Professional courtesy?

As Russia finishes year one of pounding on its neighbour Ukraine, posturing visits are underway.

Canada’s Minister of Foreign Affairs Melanie Joly went a week ago. U.S. President Joe Biden landed there earlier this week. 

Inflections of hope, promises of armaments and funding were followed by photo-ops. Perhaps visits from foreign leaders rally forces over there and maybe the visits are part of a campaign to raise awareness among sheltered Americans and Canadians who don’t understand what is at stake in Europe and figure funds are best spent here.

Within 24 hours, Russia backed away from a nuclear arms treaty at the behest of President Putin. According to his speech, Putin views this somewhat local conflict turning global due to all the support offered through NATO allies. In this game of cat and mouse the West must consider the potential of this conflict escalating.

While the world has known bullies and dictators throughout its history, the rules of engagement remain similar. It is the least equipped who suffer the most.

When we first heard about the Biden visit, immediately we wondered about safety concerns. Those concerns evaporated when news slipped out that the U.S. had back-channeled news of his visit to Russian counterparts in order to avoid an international incident, chiefly the president falling victim to a military action. We have been grumpy since hearing about this form of professional courtesy.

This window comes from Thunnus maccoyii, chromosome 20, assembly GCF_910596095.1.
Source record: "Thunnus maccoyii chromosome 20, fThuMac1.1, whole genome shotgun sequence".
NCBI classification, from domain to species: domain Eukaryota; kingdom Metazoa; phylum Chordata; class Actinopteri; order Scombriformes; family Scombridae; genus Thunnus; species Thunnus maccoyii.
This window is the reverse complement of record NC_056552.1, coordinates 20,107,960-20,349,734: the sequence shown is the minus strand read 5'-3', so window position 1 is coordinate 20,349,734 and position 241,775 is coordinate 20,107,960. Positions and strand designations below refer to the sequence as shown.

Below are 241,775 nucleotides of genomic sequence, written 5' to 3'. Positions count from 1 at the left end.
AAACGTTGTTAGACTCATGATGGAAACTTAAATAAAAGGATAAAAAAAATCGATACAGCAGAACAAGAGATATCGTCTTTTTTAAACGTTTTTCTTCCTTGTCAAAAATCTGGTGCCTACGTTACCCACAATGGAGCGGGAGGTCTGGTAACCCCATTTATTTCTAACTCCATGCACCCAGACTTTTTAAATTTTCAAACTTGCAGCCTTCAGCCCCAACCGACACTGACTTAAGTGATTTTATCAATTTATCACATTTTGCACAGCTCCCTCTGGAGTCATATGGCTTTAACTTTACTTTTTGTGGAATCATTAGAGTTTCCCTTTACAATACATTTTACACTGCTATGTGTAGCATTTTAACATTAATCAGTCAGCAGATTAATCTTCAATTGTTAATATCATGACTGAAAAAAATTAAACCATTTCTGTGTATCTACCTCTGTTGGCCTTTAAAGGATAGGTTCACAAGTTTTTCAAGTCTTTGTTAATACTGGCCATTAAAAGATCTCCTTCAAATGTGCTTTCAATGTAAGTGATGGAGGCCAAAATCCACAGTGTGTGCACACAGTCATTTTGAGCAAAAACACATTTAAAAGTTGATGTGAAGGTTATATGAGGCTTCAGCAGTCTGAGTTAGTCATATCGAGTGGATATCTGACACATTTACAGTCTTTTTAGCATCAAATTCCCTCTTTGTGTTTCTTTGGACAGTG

Outside of that safe zone, a whole different world exists. Rather than grins and the broad smiles of telegenic politicians, Ukrainians suffer. Displaced from their homes, compelled to leave the country, unable to attend their workplace, living in horrible conditions and with little access to the basic necessities, the poor are suffering mightily. 

Unlike other areas of the globe facing humanitarian crises caused by natural disasters, this one is all man-made. The extent of waste and hardship is a crying shame.

Last one 

This edition of the Wellington Advertiser will be the last one printed in Ontario for a while.

Our firm received notice a few weeks back that our current printer was exiting the print business. Metroland will continue to publish its community newspapers and the Toronto Star along with other daily titles in its stable. The company made the fateful decision to farm-out its printing despite a seemingly solid roster of clientele.

This action will impact not only this newspaper but several other independents in Ontario. In the last 18 months, approximately six newspaper presses have closed for numerous reasons, including volume available at monster press plants. Unfortunately, we were not invited to meetings where these final decisions were made, so we didn’t have the chance to remind the brain trust making these choices that there is only one Tuesday and Wednesday in a week. Many publications were left scrambling.

The effect of corporate ownership on community newspaper titles is finally coming to fruition. 

Despite the opportunity to see what big business can do to community newspapers, as happened with chains in the U.S., corporates here learned nothing. It would not surprise us for a moment to see grim news coast to coast in the ensuing months.

Fortunately, the spirit of independent publishers is strong. Their desire to serve their readership well, employ people, contribute to the well-being of their community and insist on the strongest of ideals for local government lives on.

While we embark on this challenge, every effort will be made to serve readers and businesses to the best of our ability.